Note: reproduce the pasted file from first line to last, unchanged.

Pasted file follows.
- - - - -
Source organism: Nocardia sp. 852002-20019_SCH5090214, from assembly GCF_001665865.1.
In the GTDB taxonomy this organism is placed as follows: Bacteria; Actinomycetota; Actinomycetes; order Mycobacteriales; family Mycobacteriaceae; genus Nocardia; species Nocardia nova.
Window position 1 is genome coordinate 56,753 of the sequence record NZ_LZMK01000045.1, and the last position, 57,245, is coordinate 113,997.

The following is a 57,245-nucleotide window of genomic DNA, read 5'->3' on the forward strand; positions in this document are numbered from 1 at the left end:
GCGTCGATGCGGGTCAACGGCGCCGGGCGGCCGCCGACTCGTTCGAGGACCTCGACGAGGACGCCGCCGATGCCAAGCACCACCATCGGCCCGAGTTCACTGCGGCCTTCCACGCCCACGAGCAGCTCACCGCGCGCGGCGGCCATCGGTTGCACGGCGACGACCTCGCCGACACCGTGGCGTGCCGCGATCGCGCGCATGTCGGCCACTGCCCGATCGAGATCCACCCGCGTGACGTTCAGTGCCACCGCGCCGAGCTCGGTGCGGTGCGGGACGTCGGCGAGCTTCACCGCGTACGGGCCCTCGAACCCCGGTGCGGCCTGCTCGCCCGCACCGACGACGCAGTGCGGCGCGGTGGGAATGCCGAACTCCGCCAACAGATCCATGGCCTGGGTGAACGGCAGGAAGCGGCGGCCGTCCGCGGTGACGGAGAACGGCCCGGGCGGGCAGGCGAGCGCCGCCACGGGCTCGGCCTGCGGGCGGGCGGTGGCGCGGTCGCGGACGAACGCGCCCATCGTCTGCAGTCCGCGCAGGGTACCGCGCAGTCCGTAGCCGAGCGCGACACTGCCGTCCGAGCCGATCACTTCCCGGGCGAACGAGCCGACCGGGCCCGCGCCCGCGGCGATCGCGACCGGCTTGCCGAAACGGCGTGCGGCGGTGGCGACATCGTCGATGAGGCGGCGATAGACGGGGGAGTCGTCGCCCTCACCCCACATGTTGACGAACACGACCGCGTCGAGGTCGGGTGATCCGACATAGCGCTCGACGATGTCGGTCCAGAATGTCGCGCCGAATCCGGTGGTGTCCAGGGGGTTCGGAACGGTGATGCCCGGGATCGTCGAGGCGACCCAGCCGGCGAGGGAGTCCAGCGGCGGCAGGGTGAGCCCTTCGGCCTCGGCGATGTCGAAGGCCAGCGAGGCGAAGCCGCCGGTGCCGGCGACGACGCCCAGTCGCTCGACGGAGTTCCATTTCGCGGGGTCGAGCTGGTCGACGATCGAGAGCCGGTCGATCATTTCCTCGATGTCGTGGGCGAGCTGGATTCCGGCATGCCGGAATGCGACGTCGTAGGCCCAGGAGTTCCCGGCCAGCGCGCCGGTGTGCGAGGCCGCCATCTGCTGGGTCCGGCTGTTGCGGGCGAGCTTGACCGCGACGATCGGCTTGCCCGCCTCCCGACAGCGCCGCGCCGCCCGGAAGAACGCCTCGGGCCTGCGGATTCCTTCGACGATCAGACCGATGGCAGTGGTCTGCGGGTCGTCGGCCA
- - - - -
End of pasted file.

Source organism: Nocardia sp. 852002-20019_SCH5090214, from assembly GCF_001665865.1.
In the GTDB taxonomy this organism is placed as follows: Bacteria; Actinomycetota; Actinomycetes; order Mycobacteriales; family Mycobacteriaceae; genus Nocardia; species Nocardia nova.
Window position 1 is genome coordinate 56,753 of the sequence record NZ_LZMK01000045.1, and the last position, 57,245, is coordinate 113,997.

The following is a 57,245-nucleotide window of genomic DNA, read 5'->3' on the forward strand; positions in this document are numbered from 1 at the left end:
GCGTCGATGCGGGTCAACGGCGCCGGGCGGCCGCCGACTCGTTCGAGGACCTCGACGAGGACGCCGCCGATGCCAAGCACCACCATCGGCCCGAGTTCACTGCGGCCTTCCACGCCCACGAGCAGCTCACCGCGCGCGGCGGCCATCGGTTGCACGGCGACGACCTCGCCGACACCGTGGCGTGCCGCGATCGCGCGCATGTCGGCCACTGCCCGATCGAGATCCACCCGCGTGACGTTCAGTGCCACCGCGCCGAGCTCGGTGCGGTGCGGGACGTCGGCGAGCTTCACCGCGTACGGGCCCTCGAACCCCGGTGCGGCCTGCTCGCCCGCACCGACGACGCAGTGCGGCGCGGTGGGAATGCCGAACTCCGCCAACAGATCCATGGCCTGGGTGAACGGCAGGAAGCGGCGGCCGTCCGCGGTGACGGAGAACGGCCCGGGCGGGCAGGCGAGCGCCGCCACGGGCTCGGCCTGCGGGCGGGCGGTGGCGCGGTCGCGGACGAACGCGCCCATCGTCTGCAGTCCGCGCAGGGTACCGCGCAGTCCGTAGCCGAGCGCGACACTGCCGTCCGAGCCGATCACTTCCCGGGCGAACGAGCCGACCGGGCCCGCGCCCGCGGCGATCGCGACCGGCTTGCCGAAACGGCGTGCGGCGGTGGCGACATCGTCGATGAGGCGGCGATAGACGGGGGAGTCGTCGCCCTCACCCCACATGTTGACGAACACGACCGCGTCGAGGTCGGGTGATCCGACATAGCGCTCGACGATGTCGGTCCAGAATGTCGCGCCGAATCCGGTGGTGTCCAGGGGGTTCGGAACGGTGATGCCCGGGATCGTCGAGGCGACCCAGCCGGCGAGGGAGTCCAGCGGCGGCAGGGTGAGCCCTTCGGCCTCGGCGATGTCGAAGGCCAGCGAGGCGAAGCCGCCGGTGCCGGCGACGACGCCCAGTCGCTCGACGGAGTTCCATTTCGCGGGGTCGAGCTGGTCGACGATCGAGAGCCGGTCGATCATTTCCTCGATGTCGTGGGCGAGCTGGATTCCGGCATGCCGGAATGCGACGTCGTAGGCCCAGGAGTTCCCGGCCAGCGCGCCGGTGTGCGAGGCCGCCATCTGCTGGGTCCGGCTGTTGCGGGCGAGCTTGACCGCGACGATCGGCTTGCCCGCCTCCCGACAGCGCCGCGCCGCCCGGAAGAACGCCTCGGGCCTGCGGATTCCTTCGACGATCAGACCGATGGCAGTGGTCTGCGGGTCGTCGGCCA